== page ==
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  • Rendering

    While rendering voxels appears easy at a glance ("they're just cubes!"), there are actually many, many, trade-offs one has to take into account, mainly depending on the intended visual style and scale of the individual voxels.

  • Planets

    Just as with the problem of map projection, creating planets shows a fundamental fact with voxels: As they are regular grids, shaping the actual grid into a planet, without distortions or discontinuities, is mathematically impossible. As such, we need to employ different methods depending on what we ultimately want to achieve.

  • Occlusion Culling
    Removal of geometry that is fully hidden behind other geometry.
  • Frustum Culling
    Removal of geometry that is outside the cameras view region.
  • Portal Culling
    Removal of geometry that is not in the same 'room'.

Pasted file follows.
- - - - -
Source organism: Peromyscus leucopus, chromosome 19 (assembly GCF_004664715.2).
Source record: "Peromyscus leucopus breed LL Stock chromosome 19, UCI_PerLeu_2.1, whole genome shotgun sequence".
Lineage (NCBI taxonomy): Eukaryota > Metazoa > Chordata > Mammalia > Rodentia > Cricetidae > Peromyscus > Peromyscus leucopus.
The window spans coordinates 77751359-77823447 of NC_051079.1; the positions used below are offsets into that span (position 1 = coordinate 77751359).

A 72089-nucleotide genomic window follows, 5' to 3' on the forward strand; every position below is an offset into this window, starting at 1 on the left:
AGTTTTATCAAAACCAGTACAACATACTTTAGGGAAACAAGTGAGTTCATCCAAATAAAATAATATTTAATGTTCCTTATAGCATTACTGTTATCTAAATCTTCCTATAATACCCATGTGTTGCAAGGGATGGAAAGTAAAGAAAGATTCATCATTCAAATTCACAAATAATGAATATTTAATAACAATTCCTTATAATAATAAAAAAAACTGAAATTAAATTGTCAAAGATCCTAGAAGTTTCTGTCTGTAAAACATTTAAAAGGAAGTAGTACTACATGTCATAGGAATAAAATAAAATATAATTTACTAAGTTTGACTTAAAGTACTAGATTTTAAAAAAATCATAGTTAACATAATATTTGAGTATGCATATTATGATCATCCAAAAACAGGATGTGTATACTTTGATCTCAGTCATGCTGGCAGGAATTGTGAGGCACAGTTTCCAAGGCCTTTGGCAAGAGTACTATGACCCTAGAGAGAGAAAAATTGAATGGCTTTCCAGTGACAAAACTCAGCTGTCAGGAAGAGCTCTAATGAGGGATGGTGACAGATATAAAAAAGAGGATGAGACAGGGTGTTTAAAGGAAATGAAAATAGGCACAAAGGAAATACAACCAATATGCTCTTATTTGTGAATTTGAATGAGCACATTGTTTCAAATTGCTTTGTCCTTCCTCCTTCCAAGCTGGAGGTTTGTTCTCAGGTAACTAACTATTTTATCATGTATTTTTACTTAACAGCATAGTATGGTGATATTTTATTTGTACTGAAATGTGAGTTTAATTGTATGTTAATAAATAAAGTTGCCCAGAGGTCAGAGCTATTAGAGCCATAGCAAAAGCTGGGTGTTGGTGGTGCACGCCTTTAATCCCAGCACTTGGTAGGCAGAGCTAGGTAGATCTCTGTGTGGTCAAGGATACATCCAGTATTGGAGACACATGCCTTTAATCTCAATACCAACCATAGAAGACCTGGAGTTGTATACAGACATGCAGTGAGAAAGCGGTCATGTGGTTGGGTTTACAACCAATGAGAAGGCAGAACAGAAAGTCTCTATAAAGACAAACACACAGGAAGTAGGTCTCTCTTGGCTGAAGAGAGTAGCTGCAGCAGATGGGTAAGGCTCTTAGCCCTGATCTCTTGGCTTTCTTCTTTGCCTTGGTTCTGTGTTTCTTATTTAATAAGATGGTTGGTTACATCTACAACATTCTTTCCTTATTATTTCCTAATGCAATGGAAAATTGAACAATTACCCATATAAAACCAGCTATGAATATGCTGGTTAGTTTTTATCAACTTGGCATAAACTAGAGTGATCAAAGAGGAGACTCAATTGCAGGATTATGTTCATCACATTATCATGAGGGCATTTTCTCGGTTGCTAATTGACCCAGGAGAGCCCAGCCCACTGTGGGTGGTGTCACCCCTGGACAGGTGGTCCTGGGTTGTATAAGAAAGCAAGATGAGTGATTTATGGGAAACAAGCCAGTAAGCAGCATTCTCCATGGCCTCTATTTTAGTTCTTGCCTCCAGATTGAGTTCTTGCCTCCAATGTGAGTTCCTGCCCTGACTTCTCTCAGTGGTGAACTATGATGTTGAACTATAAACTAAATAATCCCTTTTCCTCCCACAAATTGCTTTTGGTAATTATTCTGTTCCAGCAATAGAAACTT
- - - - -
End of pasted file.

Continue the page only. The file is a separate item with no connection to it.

• Vulkan API
    Modern hardware accelerated rendering API.
  • Interior Culling
    Removal of geometry hidden within geometry.
  • Level Of Detail
    Replacement of geometry that is too small with lower detail geometry.
  • OpenGL API
    Classic hardware accelerated rendering API.
  • Rendering: Culling

    In general, (visibility-) culling is the process of limiting the amount of things rendered (both geometry and drawcalls) to manageable levels, so the GPU doesn't go up in flames.

  • Face Pulling
    Taking vertex pulling to it's conclusion by streaming ONLY face-data.
  • Back Face Culling
    Removal of geometry not facing the camera.
  • Distance Culling
    Removal of geometry that is too far away.
  • Vertex Packing
    Manually bit-packing data into vertices for improved memory usage and bandwidth.
  • Cluster Culling
    Efficiently culling small clusters of geometry.
  • Vertex Pulling
    Manual vertex streaming for improved memory usage and bandwidth.
  • Raytracing

    Rendering images via raycasting, be it on the CPU or GPU, is a powerful method, especially when it comes to voxels.